There are some great resources out there to enable us to see other bodies being wonderful. People who are fat, disabled, or just different to us, living their lives. This isn't about that 'overcoming adversity' narrative either. Of course it can be uplifting and exciting when we see people doing awesome things, but at the same time we should not forget the millions of people who are everyday heroes, those people who overcome Everests just by getting out of bed, or making it through their front door, or getting through a day at work. Big round of applause to you all really.

Awesome/funny/inspiring people who don't look 'perfect' but are out there doing their stuff anyway:

Second Chance Hiker: https://www.youtube.com/watch?v=iVzpMDMwgVE&t=9s

Zach Anner: https://www.youtube.com/watch?v=UBL7UiX3DLI

Fat Girl Running: http://fatgirlrunning-fatrunner.blogspot.com/

The Fat Squirrell: https://www.youtube.com/watch?v=OEyQZ6OfsDU (superb episode about body acceptance)

About Psoriatic Arthritis:
https://www.youtube.com/watch?v=5RDJarFvEqw

https://www.versusarthritis.org/about-arthritis/conditions/psoriatic-arthritis/

Thursday

Observations recorded on a walk in Northumberland.

As I walked along the Northumberland Coast path from Bamburgh Castle, the trail turned inland for a while.



Walking across fields and down a farm track I made an audio recording of the things I could see and hear as I walked along. The following is the transcript of this recording.

"House Martin. Crow. Chaffinch song.
Lots of St Mark's flies.

An impression in the grass where a Fox has rested.

Cow Parsley just starting to flower.
Two Skylarks singing.
Dandelions. Plantain. Nettles and Docks.
Hedge of Hawthorn.
Elder tree.
Bramble.

Another field of Wheat.

Listening to Skylarks is like having gold and jewels in your ears.

A grassy field with ewes and lambs.
Some Buttercups.
Flashing by of an unidentified brown butterfly.

A Wall butterfly.
Forget-me-nots.

A Pied Wagtail flies overhead.
Swallow.
Chaffinch.
Wall butterfly.
Sparrow.

On a tarmacked path between fields of wheat and pasture.

A Swallow.
Unidentified white butterfly.
Hedgerow of Hawthorn and Elder.
Same border plants; Dock, Dandelion, Cow Parsley, various grasses, Vetch, Nettle, Bramble.

10 minute rest stop beside the tarmacked path between two farms, one arable, the other livestock.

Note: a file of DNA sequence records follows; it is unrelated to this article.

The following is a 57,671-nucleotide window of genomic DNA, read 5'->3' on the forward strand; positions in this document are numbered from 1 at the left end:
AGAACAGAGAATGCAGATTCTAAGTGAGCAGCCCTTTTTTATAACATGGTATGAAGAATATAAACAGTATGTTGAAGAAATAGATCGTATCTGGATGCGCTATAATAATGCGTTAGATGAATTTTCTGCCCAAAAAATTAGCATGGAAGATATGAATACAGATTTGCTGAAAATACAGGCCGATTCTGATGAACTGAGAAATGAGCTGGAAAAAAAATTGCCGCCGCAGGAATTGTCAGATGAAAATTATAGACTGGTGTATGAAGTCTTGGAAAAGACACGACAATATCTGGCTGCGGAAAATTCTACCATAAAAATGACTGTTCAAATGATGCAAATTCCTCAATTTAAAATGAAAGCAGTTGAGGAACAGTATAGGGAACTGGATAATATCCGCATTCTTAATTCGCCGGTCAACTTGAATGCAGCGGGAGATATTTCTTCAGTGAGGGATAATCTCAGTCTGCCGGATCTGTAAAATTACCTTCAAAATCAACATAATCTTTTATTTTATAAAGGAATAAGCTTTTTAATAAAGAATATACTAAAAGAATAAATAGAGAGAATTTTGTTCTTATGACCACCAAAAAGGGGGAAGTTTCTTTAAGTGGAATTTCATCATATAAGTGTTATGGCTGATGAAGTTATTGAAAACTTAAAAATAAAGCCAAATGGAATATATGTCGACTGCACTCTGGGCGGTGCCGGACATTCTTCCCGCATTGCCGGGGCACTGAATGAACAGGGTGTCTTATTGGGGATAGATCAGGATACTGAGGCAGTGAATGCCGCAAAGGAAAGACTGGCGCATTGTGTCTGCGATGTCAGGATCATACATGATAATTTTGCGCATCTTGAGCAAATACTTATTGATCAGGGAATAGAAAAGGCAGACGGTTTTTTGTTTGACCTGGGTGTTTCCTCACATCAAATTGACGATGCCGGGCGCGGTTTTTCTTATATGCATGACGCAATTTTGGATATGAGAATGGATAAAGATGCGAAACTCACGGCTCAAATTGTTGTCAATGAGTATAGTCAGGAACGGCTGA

Skylarks
Sheep grazing.
No Human sounds.

Wall butterfly.

Unidentified white butterfly.

Food that I could eat along this path in season:
Wheat, Elderflower, Elderberries, Nettle, White Dead Nettle, Blackberries, Plantain, Sorrel.

Along a hedgerow of trees: Rowan, Beech, Sycamore, White Poplar, Silver Birch, Rowan in flower, stunted Beech, Sycamore, Maple, Gun placement, Concrete,White Poplar, Oak, Beech, Ash, Maple, Hawthorn.

2 Woodpigeons.

Lots of St Mark's flies.
Unidentified white butterfly.
Large White butterfly.
3 Skylarks.
2 Large white butterflies.
Chaffinch.

Growing against a stone wall along the path;
Cow Parsley,
Bracken,
Bramble,
White Dead Nettle,
Cleavers,
Rape,
Various grasses,
Plantain,
Various lichens,
Small ferns,
Ground Elder,
Sow Thistle.

2 Wall butterflies.
A Chaffinch.
A Blackbird.

Red Clover.
Spanish Bluebell.

A Sparrow."





Tuesday

The tiny, unconsidered things.


So here I am, sitting in a field somewhere in Northumberland, my back has gone out, I’ve had a mild yet very painful injury to one of my ribs, I’ve spent a wakeful, freezing night in my tent and I’m having the time of my life.

In the last two weeks I’ve seen a Marsh Harrier hunting over reed beds, listened to the insectile call of a Grasshopper Warbler, hunted anemones in rock pools and fossils under cliffs, I’ve walked over a hundred miles, stood in awe under the stars, listened to owls calling, skylarks singing, seen starfish and Brown Hares, Oystercatchers and Arctic Terns. This little island we live on is so beautiful it catches my breath.

I’m here making work for the AuT Crone project. I’m gathering as much data as I can about the environment I am walking through, noting plants, birds, animals, insects and weather conditions. It’s been an incredible, overwhelming two weeks, with at least another 6 weeks (hopefully 10 weeks) to go. I’m keeping a diary every day, but one of the things I have found hardest is finding the words to write about the project, there is so much going on in my head and in my body.

The journey has become two things; Most importantly I’m gathering data for the AuT Crone, but also I find I'm spending a lot of time thinking about the emotional/spiritual impact of being in nature every day. I defy anyone to come out here, especially at this time of teetering environmental breakdown and devastating change on Earth and not experience something of the numinous.